In recent times I've seen some top journalists and foodies (no, I am not going to mention names) getting their Rocks and their Natives confused. This might not seem like a big deal, but imagine going in to a restaurant and somebody, perhaps even the waiter or waitress offering you a wonderful Beaujolais which is in fact a Sancerre!? Its sounds crazy, particularly as the former is red and the latter is white, but for those of us embedded in oyster culture, the Native and the Rock are just as distinctive..
I understand the confusion when an oyster has been grown in this country, people may be forgiven for believing it to be a native species. However there is only one Native oyster in the British Isles and it is Ostrea edulis.
Calling anything a Native on a menu is going to cause problems in our global society; a different oyster in another country, can just as easily be called a Native on the daily specials chalkboard. So how do you know what you are getting?
To add to the mystery, this enigmatic oyster is also referred to with numerous other names dependent on its species description, appellation and appearance. Everyone calls it the Native, the French call it the Belon, the Pied de Cheval and 'l'huître plate' . The Americans call it the European Flat, or the Belon (Maine) or other area of growth. Now by rights, an Ostrea edulis should only be called Belon if it comes from this particular river in Brittany, France; The Belon River. But this name that is a result of origin has been adopted as a generic label in the States. Strangely not here, just a channel hop across from origin, this is perhaps because we have had a true Native of our own for just as long.
Historically courting controversy; in the World Register of Marine Species (WoRMS) there are 19 unaccepted names for this oyster species put forward by scientists over the last three centuries, ranging from Ostrea adriatica to Ostrea cristata.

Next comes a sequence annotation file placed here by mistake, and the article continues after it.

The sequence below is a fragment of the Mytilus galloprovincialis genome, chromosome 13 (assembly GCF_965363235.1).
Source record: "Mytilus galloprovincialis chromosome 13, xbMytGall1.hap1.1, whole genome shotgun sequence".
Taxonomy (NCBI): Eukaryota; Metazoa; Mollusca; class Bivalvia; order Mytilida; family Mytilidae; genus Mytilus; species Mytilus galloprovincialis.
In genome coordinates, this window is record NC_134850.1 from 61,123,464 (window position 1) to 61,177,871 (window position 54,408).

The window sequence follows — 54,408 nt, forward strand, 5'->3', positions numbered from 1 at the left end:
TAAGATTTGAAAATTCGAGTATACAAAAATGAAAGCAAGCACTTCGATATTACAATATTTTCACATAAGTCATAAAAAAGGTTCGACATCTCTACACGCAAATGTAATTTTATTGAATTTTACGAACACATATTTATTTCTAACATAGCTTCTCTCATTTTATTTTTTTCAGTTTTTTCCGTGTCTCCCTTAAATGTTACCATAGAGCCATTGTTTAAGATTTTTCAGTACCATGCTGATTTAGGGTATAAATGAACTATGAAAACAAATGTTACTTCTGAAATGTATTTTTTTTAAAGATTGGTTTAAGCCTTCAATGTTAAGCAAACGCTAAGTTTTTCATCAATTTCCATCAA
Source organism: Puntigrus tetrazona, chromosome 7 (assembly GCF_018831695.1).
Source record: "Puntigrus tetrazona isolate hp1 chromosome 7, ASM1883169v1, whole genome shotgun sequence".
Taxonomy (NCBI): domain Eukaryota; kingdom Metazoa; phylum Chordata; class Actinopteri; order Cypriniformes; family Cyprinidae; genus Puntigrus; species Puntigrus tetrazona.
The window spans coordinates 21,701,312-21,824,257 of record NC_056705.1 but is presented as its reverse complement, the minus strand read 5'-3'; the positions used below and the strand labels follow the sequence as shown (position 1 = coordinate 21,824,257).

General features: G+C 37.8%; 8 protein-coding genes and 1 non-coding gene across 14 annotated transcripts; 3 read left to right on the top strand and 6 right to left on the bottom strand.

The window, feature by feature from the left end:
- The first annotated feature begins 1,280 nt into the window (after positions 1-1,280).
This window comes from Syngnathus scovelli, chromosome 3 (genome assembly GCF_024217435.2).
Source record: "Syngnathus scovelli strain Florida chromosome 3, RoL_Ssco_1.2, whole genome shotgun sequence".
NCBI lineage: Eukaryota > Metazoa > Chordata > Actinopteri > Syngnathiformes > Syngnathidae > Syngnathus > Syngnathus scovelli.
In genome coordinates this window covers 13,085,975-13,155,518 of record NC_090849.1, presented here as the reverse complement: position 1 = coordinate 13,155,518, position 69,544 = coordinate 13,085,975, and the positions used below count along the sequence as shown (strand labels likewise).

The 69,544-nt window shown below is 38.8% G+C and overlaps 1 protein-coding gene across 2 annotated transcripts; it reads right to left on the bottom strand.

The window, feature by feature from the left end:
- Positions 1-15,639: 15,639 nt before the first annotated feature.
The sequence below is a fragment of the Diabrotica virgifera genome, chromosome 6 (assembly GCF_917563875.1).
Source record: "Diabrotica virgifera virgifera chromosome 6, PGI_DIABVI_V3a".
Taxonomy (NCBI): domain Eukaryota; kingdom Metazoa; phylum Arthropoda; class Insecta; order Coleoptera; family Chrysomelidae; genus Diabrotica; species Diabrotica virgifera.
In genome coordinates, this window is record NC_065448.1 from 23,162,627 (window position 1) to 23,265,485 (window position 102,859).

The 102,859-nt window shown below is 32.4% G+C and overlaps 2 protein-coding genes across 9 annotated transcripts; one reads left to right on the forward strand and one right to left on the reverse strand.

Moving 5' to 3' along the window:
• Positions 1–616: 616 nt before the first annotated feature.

If this is all becoming increasingly muddy, a sturdy starting place is to begin with the accepted species name. Ostrea edulis is indigenous to this country and others but It has been naturalised elsewhere; much like the Rock oyster here in the UK which originally came from Japanese waters and is known as the aforementioned Rock, Pacific or officially Crassostrea gigas.
Because this Rock oyster now grows here in the UK, very successfully, many people refer to it as a native oyster on menus and social media posts. This can make the above discussion step into a whole other species of confusion. Rock oysters are only native to Pacific waters but can be found around the world as they have been introduced and naturalised.
Essentially, because latin names are too much of a mouthful to be concerned with when you are already considering filling your mouth with the more appetising bivalves, the best way is to label an oyster with its 'appellation' or place of growth and harvest. The differentiator between the two species usually sits, for simplicity with Rock and Native. So, for example you would get a Porthilly Rock Oyster or a Menai Rock Oyster and you'd get a Loch Ryan Native Oyster and a Galway Native Oyster. Often, with the Rocks, because the farm only produces this species, the 'Rock' will be dropped, as you'll see in the titles of my oyster profiles.
So to confirm, there are only two species of oyster growing in the British isles and they are generally referred to as Rock and Native. The picture above shows the very distinctive differences. I hope you enjoy eating them wherever you are and whoever you're with. Let me know how they taste and if you are a media professional who wants to know more, keep an eye out on my events page for a special workshop I'll be doing with the Guild of Food Writers.
Sharing the #oysterlove - Katy.